Use homemade gifts. I’m a big fan for using the homemade gift for most every occasion. Special birthdays get a bouquet of garden flowers in a mason jar. Or, I take the time to write a sincere note in a beautiful card. If someone’s a fan of sweets, I’ll whip up a batch of cookies. If the season’s right, I might present them with fresh berries or a holly and cedar swag. The cost for all these gifts is minimal, but the gesture is still meaningful.

Mass produce. Last year, English Major offered a great tip about gift-giving ideas. You can save lots of dough by the assembly line approach. Pick a gift that will be appropriate for your list of recipients and buy craft items, ingredients, or components in bulk. Before you start, figure out how many gifts you’ll need and the cost per assembled gift. Check the figures against your budget. To maximize this idea, choose an idea that still allows for some personalization, say in the color or style of gift.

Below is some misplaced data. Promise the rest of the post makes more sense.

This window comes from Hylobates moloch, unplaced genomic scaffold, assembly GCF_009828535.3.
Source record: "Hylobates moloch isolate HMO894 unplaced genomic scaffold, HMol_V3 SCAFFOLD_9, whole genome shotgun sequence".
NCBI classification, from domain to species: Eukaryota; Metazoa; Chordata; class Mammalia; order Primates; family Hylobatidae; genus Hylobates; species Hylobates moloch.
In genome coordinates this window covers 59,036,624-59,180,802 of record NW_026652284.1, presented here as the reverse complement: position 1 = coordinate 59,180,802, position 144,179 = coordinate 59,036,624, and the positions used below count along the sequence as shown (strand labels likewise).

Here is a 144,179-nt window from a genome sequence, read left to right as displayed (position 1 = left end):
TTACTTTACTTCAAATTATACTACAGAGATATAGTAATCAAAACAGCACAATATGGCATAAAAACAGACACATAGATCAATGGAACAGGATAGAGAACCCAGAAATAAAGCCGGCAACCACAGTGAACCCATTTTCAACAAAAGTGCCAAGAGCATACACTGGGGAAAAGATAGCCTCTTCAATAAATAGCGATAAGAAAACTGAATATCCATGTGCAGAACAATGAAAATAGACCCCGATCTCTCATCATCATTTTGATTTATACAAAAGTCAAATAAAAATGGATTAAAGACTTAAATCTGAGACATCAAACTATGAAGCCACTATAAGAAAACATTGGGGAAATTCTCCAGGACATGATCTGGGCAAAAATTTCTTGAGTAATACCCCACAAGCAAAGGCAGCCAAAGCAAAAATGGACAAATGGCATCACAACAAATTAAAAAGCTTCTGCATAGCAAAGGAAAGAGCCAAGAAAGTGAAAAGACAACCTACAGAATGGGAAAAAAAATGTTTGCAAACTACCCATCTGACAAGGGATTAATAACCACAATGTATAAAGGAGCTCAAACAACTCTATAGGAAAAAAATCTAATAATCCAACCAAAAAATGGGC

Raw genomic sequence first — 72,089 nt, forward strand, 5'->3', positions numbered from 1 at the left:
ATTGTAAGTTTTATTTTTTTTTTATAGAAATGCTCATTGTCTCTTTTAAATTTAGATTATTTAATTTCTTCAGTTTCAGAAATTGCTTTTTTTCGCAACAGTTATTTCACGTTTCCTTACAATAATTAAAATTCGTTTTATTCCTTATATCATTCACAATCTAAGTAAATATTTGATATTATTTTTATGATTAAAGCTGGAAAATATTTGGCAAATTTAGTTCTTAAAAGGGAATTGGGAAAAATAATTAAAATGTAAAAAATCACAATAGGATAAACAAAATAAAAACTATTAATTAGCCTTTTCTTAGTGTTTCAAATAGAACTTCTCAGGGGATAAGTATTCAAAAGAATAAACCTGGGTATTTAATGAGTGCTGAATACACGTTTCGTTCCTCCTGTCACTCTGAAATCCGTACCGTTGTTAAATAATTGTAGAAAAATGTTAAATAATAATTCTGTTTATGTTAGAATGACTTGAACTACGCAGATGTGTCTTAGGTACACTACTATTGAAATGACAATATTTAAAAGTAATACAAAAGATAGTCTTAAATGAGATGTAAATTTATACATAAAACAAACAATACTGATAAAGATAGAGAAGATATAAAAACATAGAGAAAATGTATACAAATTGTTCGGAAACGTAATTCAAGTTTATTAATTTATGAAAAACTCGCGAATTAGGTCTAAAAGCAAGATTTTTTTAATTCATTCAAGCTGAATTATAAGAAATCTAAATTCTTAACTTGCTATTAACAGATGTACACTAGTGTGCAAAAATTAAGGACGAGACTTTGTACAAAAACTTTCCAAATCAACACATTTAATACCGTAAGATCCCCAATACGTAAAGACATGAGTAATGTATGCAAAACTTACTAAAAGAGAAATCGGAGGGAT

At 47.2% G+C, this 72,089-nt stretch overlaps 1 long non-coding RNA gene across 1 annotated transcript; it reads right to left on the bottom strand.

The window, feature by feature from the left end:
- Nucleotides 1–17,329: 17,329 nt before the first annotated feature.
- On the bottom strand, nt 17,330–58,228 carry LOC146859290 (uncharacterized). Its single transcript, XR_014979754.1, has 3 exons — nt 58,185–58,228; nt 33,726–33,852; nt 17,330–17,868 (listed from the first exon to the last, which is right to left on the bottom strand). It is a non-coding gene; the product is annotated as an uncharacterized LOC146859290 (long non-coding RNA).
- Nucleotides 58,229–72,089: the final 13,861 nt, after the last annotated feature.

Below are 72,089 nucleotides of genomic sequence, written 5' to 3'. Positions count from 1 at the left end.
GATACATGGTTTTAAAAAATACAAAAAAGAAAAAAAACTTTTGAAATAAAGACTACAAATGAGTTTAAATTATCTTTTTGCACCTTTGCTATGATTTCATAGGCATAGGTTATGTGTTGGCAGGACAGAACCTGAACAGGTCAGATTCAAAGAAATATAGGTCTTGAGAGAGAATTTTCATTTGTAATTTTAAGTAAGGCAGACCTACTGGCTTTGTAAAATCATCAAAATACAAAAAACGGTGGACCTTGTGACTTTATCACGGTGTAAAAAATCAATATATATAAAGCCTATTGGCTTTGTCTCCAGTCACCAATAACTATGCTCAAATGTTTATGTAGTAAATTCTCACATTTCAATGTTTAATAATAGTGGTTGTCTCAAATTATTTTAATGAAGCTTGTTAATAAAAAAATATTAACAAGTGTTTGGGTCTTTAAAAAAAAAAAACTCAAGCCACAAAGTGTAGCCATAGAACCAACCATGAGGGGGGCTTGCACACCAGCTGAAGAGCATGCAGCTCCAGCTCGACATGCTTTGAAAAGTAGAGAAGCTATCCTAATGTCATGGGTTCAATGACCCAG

Just speak up. At my workplace, the envelope is constantly being passed for one event or another. The loss of a parent, a new baby, a retirement, etc. The flowers or gifts purchased with the collected cash may very well be much appreciated. But if your budget prevents you from chipping in, instead write a heartfelt note or tell the person face-to-face. A verbal expression of sympathy or support may be just what they need.

Shrug it off. Unfortunately, some people are all about the goods. If the people in your life aren’t going to appreciate or adjust to your frugal mindset, you have a choice to make. Keep spending to keep up with the Joneses, or go your own way and hold your head high. Find ways to show you care that don’t just involve handing over your debit card. Give when you can; give what you want to.

The side benefit of implementing any of these ideas is that it moves the whole concept of giving gifts back to thoughtfulness, effort, and individual creativity, rather than the focus on prices and packaging. Think of it as one small chink in the great wall of marketing and consumerism!

These are just some thoughts on the topic to get the discussion rolling. I’m sure there are scores of creative solutions out there.